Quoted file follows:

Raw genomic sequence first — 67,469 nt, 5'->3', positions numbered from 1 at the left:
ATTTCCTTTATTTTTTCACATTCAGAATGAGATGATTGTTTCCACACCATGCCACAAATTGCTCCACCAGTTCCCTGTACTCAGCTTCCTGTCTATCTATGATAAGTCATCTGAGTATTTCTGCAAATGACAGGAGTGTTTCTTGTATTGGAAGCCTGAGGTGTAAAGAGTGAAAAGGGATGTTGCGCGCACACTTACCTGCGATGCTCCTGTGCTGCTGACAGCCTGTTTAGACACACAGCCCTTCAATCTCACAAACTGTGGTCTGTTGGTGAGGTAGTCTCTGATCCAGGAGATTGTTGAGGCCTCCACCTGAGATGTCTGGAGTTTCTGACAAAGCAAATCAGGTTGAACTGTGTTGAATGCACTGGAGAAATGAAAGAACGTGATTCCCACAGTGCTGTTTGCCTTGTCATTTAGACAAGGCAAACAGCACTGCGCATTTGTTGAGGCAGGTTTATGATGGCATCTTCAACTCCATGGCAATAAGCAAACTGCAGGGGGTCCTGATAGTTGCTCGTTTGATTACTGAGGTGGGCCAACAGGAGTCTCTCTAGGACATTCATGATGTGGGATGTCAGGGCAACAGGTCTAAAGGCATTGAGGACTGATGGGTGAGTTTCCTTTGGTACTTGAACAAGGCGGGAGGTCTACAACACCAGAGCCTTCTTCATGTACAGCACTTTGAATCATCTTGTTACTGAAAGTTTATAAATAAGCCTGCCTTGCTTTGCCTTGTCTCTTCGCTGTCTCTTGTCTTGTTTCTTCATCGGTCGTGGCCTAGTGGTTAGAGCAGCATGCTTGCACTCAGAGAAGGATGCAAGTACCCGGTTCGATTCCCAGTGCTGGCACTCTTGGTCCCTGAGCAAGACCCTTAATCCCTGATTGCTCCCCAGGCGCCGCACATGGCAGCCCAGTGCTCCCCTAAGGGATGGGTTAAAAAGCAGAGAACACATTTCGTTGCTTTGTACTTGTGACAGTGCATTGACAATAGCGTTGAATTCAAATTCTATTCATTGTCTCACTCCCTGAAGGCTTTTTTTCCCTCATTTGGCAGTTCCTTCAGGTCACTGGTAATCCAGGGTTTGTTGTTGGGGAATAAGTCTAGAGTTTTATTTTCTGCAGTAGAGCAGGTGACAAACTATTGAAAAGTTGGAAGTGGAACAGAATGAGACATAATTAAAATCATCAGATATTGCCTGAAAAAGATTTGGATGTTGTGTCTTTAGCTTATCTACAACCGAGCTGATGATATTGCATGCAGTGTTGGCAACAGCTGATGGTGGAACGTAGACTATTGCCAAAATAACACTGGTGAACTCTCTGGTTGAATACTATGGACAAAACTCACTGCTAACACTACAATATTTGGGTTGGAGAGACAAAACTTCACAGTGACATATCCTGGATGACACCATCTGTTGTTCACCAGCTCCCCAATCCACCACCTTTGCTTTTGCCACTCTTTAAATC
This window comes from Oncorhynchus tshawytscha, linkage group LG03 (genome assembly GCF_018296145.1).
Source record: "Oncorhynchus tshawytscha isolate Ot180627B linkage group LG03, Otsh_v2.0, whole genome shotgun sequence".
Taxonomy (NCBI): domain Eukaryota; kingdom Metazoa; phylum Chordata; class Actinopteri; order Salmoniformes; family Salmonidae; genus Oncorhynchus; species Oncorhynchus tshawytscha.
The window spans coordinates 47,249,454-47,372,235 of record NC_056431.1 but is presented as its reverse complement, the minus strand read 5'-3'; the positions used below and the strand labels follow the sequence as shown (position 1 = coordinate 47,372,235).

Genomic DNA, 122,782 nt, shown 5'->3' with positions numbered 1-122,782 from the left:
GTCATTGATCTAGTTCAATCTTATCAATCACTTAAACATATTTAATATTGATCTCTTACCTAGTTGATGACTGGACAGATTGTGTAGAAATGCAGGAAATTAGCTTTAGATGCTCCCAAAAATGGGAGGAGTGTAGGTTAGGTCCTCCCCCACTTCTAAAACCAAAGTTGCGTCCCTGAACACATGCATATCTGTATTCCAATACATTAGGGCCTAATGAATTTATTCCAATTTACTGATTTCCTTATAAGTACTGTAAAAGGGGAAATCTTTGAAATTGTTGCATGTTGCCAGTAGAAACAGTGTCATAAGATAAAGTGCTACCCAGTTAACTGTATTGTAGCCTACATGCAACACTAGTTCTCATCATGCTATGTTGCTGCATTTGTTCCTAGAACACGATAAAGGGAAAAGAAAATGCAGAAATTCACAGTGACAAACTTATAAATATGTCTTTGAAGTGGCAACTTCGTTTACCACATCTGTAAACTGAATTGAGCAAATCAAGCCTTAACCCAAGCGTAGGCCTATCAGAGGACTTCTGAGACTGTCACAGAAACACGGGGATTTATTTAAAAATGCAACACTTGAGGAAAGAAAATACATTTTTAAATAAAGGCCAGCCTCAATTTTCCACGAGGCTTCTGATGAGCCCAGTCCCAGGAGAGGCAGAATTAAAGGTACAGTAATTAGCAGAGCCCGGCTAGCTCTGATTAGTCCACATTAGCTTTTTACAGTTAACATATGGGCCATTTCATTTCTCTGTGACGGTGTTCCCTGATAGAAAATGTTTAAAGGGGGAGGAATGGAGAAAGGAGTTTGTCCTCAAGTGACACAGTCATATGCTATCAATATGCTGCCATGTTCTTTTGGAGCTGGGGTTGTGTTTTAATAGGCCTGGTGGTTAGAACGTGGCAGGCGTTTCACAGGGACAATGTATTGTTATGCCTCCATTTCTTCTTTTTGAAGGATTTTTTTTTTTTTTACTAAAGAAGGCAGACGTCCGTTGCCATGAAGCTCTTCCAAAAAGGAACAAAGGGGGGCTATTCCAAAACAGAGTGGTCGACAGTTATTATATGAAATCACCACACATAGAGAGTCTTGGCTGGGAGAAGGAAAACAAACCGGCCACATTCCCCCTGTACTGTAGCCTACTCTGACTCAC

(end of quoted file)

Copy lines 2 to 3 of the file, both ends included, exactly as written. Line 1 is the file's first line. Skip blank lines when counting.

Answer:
ATTTCCTTTATTTTTTCACATTCAGAATGAGATGATTGTTTCCACACCATGCCACAAATTGCTCCACCAGTTCCCTGTACTCAGCTTCCTGTCTATCTATGATAAGTCATCTGAGTATTTCTGCAAATGACAGGAGTGTTTCTTGTATTGGAAGCCTGAGGTGTAAAGAGTGAAAAGGGATGTTGCGCGCACACTTACCTGCGATGCTCCTGTGCTGCTGACAGCCTGTTTAGACACACAGCCCTTCAATCTCACAAACTGTGGTCTGTTGGTGAGGTAGTCTCTGATCCAGGAGATTGTTGAGGCCTCCACCTGAGATGTCTGGAGTTTCTGACAAAGCAAATCAGGTTGAACTGTGTTGAATGCACTGGAGAAATGAAAGAACGTGATTCCCACAGTGCTGTTTGCCTTGTCATTTAGACAAGGCAAACAGCACTGCGCATTTGTTGAGGCAGGTTTATGATGGCATCTTCAACTCCATGGCAATAAGCAAACTGCAGGGGGTCCTGATAGTTGCTCGTTTGATTACTGAGGTGGGCCAACAGGAGTCTCTCTAGGACATTCATGATGTGGGATGTCAGGGCAACAGGTCTAAAGGCATTGAGGACTGATGGGTGAGTTTCCTTTGGTACTTGAACAAGGCGGGAGGTCTACAACACCAGAGCCTTCTTCATGTACAGCACTTTGAATCATCTTGTTACTGAAAGTTTATAAATAAGCCTGCCTTGCTTTGCCTTGTCTCTTCGCTGTCTCTTGTCTTGTTTCTTCATCGGTCGTGGCCTAGTGGTTAGAGCAGCATGCTTGCACTCAGAGAAGGATGCAAGTACCCGGTTCGATTCCCAGTGCTGGCACTCTTGGTCCCTGAGCAAGACCCTTAATCCCTGATTGCTCCCCAGGCGCCGCACATGGCAGCCCAGTGCTCCCCTAAGGGATGGGTTAAAAAGCAGAGAACACATTTCGTTGCTTTGTACTTGTGACAGTGCATTGACAATAGCGTTGAATTCAAATTCTATTCATTGTCTCACTCCCTGAAGGCTTTTTTTCCCTCATTTGGCAGTTCCTTCAGGTCACTGGTAATCCAGGGTTTGTTGTTGGGGAATAAGTCTAGAGTTTTATTTTCTGCAGTAGAGCAGGTGACAAACTATTGAAAAGTTGGAAGTGGAACAGAATGAGACATAATTAAAATCATCAGATATTGCCTGAAAAAGATTTGGATGTTGTGTCTTTAGCTTATCTACAACCGAGCTGATGATATTGCATGCAGTGTTGGCAACAGCTGATGGTGGAACGTAGACTATTGCCAAAATAACACTGGTGAACTCTCTGGTTGAATACTATGGACAAAACTCACTGCTAACACTACAATATTTGGGTTGGAGAGACAAAACTTCACAGTGACATATCCTGGATGACACCATCTGTTGTTCACCAGCTCCCCAATCCACCACCTTTGCTTTTGCCACTCTTTAAATC
This window comes from Oncorhynchus tshawytscha, linkage group LG03 (genome assembly GCF_018296145.1).